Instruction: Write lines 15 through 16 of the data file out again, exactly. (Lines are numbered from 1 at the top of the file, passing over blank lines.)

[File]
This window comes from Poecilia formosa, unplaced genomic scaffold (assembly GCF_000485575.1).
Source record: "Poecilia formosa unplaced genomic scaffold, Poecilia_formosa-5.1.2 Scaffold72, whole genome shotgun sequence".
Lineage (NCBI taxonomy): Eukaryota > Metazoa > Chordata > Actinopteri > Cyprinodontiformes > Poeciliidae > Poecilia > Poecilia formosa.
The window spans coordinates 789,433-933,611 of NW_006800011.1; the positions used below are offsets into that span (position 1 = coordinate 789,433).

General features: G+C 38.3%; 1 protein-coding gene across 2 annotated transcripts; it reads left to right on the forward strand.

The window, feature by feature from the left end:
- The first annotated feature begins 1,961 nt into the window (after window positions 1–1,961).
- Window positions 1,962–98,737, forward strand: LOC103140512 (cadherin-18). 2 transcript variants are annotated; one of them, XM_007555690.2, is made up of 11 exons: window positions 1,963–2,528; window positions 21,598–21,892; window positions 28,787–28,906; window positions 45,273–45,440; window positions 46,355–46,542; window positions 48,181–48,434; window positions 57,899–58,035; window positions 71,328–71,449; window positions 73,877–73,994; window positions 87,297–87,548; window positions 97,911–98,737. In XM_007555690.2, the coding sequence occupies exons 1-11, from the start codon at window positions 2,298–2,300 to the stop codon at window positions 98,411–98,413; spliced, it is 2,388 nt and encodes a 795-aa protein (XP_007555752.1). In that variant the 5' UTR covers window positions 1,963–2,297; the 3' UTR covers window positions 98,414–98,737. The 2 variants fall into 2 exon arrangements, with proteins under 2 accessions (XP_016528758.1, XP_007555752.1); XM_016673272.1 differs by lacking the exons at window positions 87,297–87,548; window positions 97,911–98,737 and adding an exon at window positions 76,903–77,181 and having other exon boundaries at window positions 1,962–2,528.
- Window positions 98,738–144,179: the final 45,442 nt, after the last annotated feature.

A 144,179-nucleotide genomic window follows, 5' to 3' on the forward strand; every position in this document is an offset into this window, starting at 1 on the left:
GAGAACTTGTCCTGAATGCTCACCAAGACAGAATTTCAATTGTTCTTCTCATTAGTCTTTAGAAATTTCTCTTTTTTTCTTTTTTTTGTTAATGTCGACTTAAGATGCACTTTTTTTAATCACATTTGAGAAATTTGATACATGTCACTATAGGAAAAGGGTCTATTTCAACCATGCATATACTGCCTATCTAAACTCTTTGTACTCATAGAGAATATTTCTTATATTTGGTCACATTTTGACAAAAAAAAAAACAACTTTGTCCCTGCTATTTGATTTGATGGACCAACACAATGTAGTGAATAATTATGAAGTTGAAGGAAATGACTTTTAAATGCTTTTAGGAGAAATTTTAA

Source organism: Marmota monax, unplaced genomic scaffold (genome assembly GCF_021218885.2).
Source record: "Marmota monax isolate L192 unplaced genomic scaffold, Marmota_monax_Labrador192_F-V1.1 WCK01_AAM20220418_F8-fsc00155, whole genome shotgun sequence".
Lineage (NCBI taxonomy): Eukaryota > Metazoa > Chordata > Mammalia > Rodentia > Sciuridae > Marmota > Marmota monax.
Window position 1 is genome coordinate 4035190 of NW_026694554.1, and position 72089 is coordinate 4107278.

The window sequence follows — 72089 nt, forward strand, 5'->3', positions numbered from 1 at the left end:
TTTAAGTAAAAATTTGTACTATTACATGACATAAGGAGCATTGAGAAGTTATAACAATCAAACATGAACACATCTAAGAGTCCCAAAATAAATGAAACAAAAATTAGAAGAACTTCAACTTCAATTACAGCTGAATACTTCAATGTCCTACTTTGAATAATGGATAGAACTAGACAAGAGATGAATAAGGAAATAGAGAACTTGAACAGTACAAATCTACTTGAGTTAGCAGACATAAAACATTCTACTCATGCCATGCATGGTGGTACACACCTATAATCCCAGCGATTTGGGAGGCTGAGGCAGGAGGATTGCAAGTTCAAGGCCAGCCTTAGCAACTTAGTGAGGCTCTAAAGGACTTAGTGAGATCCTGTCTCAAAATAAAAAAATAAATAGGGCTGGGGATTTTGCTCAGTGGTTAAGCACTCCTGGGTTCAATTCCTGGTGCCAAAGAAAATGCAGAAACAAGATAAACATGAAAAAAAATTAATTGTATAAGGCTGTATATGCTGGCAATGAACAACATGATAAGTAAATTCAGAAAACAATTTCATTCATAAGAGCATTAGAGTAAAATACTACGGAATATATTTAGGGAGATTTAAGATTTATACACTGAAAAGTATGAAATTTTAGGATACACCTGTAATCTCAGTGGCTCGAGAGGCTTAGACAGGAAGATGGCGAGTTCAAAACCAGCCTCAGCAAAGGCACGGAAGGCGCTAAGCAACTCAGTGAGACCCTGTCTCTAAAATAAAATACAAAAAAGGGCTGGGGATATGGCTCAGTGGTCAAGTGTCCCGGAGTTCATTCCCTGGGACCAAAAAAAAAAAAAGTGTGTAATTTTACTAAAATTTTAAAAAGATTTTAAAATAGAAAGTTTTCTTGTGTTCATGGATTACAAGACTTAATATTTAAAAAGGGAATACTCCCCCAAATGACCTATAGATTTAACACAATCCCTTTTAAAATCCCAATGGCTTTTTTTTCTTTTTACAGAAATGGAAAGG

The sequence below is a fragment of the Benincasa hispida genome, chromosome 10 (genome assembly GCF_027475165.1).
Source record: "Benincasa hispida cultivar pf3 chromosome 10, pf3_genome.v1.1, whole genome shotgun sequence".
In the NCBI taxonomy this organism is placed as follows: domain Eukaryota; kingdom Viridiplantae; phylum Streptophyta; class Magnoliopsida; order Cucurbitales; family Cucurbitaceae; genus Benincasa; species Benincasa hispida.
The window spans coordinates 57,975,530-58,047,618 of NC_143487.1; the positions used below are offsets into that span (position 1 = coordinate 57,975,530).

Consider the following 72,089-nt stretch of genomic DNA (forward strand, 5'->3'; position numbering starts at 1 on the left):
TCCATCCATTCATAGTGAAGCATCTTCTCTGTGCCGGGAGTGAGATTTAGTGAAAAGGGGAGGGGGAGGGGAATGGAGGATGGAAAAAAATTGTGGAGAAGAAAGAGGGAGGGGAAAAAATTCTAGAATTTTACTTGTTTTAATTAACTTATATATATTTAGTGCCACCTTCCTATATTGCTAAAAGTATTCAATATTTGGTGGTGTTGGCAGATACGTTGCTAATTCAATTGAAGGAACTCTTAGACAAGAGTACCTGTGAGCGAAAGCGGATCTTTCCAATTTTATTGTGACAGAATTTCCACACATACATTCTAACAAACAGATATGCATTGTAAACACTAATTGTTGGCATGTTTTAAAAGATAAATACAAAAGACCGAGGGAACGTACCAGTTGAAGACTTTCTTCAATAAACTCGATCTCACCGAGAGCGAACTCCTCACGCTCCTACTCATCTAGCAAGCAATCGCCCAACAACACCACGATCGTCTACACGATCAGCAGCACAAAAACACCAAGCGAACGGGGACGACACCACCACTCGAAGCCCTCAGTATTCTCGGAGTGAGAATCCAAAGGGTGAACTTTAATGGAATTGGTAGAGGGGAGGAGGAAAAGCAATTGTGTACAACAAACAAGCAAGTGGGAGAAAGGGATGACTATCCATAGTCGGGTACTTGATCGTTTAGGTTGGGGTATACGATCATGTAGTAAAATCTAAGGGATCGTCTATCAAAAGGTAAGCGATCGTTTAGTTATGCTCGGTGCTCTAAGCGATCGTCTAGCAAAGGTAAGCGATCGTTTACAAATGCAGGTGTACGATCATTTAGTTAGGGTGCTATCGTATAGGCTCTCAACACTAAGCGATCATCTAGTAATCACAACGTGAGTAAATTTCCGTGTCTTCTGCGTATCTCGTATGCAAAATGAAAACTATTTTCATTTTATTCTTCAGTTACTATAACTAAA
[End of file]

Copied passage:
Window position 1 is genome coordinate 4035190 of NW_026694554.1, and position 72089 is coordinate 4107278.

The window sequence follows — 72089 nt, forward strand, 5'->3', positions numbered from 1 at the left end: